Posted by: barn owl | June 5, 2008

Toxics Thursday: Bisphenol A and Early Oogenesis
Last week, I discussed the effects of the estrogenic polymer, bisphenol A, on comb development and spermatogenesis in male chickens. Over the next few weeks, I’ll cover several recent studies implicating BPA in the disruption of gamete formation (oogenesis) in female mammals. In both male and female mammals, the germ cell precursors for sperm and eggs proliferate by mitotic divisions during fetal development. While germ cells in the testes undergo mitotic arrest and remain quiescent until after birth, germ cells in the developing ovaries initiate their first meiotic divisions. During fetal development, these egg cell precursors will complete the initial prophase events of meiosis, including pairing and recombination between homologous chromosomes, but the first meiotic division is arrested until just prior to ovulation, in the adult ovary. The second meiotic division of the oocyte is not completed until fertilization occurs. Thus, to understand the effects of endocrine disruptors, such as BPA, on the process of oogenesis, it is important to examine the consequences of exposure during fetal, neonatal, and adult stages.

As part of their ongoing studies on the effects of BPA on oogenesis in the mouse, researchers in the laboratory of Dr. Patricia Hunt identified a very early effect of this estrogenic chemical on meiosis. Unlike the potent estrogenic drug diethylstilbestrol (DES), BPA was never used clinically; however, this compound is present in polycarbonate plastics (such as those used in cages and water bottles for laboratory mice) and in the linings of food and drink containers. In 2007, Susiarjo and colleagues reported that exposure to environmentally relevant levels of BPA during fetal development disrupted oocyte development in ways that could be detected much later, in mature female mice. In these studies, fetal mice were exposed to BPA at low doses (20 micrograms per kilogram body weight per day, in the form of an implanted time-release pellet) for a one-week period, beginning on day 11 of gestation. At day 18, ovaries were isolated from female mouse fetuses, and the oocytes were prepared so that meiotic chromosomes could be examined for abnormalities. Although the rate of progression through prophase stages (pachytene, diplotene) was not affected by BPA, the movements and interactions of meiotic chromosomes were disrupted by the estrogenic chemical. The figure below summarizes the abnormalities in the exchanges between homologous chromosomes (synapsis), and shows an example of an incomplete synapsis in a BPA-exposed pachytene oocyte.

A. Abnormalities in synapsis in pachytene cells from placebo- and BPA-treated mice C. Pachytene chromosomes from BPA-treated female mice; arrow points to an incomplete synapsis (from Susiarjo et al., 2007)

The researchers used antibodies to visualize the chromosome associations (synaptonemal complexes) and the recombination exchanges between chromosomes, and found that 52% of the oocytes from BPA-exposed females had abnormal synapses. Only 16% of control (placebo-treated) oocytes had synaptic abnormalities, and none were of the novel “end-to-end association” type found in some BPA-exposed oocytes. BPA also appeared to disrupt the placement and spacing of the recombinant exchanges between homologous chromosomes. This result was confirmed by counting “crosses” (chiasmata) in metaphase chromosomes from BPA-treated females allowed to go to term and to develop postnatally for a month.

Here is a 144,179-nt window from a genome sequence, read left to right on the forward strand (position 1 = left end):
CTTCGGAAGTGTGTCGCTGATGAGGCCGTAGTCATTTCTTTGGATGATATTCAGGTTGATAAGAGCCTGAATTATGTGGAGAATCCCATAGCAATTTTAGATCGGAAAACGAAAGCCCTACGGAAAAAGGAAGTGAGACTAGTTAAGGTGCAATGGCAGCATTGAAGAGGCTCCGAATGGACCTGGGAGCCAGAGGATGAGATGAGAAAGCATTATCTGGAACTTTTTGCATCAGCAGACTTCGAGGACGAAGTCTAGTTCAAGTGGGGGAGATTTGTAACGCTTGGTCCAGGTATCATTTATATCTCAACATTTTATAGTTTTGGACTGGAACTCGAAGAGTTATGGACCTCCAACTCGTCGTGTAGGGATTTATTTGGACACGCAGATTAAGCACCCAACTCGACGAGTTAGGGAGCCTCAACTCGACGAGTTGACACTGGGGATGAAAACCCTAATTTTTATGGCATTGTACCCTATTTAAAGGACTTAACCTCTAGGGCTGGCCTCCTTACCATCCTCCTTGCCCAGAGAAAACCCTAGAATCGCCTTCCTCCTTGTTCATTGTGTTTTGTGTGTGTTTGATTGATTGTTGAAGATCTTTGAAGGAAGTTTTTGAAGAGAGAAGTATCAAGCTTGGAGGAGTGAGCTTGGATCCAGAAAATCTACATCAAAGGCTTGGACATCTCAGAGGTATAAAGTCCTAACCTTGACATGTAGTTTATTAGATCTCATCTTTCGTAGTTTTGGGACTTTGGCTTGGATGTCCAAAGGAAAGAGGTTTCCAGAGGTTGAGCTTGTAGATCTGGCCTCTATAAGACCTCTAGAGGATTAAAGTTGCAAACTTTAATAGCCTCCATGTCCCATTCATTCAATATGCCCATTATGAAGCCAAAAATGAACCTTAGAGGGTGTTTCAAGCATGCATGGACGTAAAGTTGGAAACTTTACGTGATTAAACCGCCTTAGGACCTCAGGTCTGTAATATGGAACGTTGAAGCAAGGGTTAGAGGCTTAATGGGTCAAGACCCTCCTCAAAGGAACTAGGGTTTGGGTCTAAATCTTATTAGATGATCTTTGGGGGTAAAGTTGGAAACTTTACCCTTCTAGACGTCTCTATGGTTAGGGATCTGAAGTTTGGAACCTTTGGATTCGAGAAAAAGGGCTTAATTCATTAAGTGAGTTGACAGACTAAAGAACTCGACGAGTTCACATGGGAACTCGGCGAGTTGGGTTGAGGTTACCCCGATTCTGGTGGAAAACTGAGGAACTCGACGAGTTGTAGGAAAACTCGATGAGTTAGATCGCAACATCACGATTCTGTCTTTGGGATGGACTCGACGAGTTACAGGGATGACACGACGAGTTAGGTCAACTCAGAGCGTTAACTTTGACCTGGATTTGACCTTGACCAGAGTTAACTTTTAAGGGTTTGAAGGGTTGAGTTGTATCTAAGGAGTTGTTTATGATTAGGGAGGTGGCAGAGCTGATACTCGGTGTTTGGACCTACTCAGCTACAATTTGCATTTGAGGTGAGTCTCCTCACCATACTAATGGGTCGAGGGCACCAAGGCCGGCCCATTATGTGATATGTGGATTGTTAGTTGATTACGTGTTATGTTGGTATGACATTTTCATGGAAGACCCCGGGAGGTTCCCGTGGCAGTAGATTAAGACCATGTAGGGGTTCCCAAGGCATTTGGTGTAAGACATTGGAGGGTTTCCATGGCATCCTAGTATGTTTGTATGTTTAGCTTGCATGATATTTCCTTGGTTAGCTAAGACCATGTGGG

Abnormal chromosome movements and exchanges during meiosis may lead to nondisjunction, which can ultimately cause human trisomy disorders such as Down Syndrome. By allowing some of the in utero BPA-treated female mice to develop to reproductive age, Susiarjo and colleagues were able to show that the early meiotic abnormalities caused by the estrogenic compound resulted in abnormalities of chromosome number (aneuploidy) in the unfertilized eggs and two-cell embryos produced later in life. To determine whether BPA was acting through estrogen receptors to induce these chromosome abnormalities, the researchers researchers exposed mice that lacked either the alpha or beta estrogen receptor (ERα or ERβ) to the compound. Surprisingly, the ERβ-/- mice exhibit meiotic abnormalities in the absence of BPA treatment, and exposure to the compound did not increase the number of chromosome abnormalities. The investigators speculate that BPA may act as an estrogen antagonist, in the context of early meiotic events in oogenesis. Previous results from this laboratory indicated that BPA disturbed spindle formation and chromosome segregation during meiosis, and the present study adds another effect of this compound: to disturb synapsis and recombination between homologous chromosomes. The impact of BPA spans three generations, from the pregnant dams exposed to the compound, through disrupted fetal oogenesis, to the resulting aneuploid embryos.


Susiarjo, M., Hassold, T.J., Freeman, E., Hunt, P.A. (2007). Bisphenol A Exposure In Utero Disrupts Early Oogenesis in the Mouse. PLoS Genetics, 3(1), e5. DOI: 10.1371/journal.pgen.0030005


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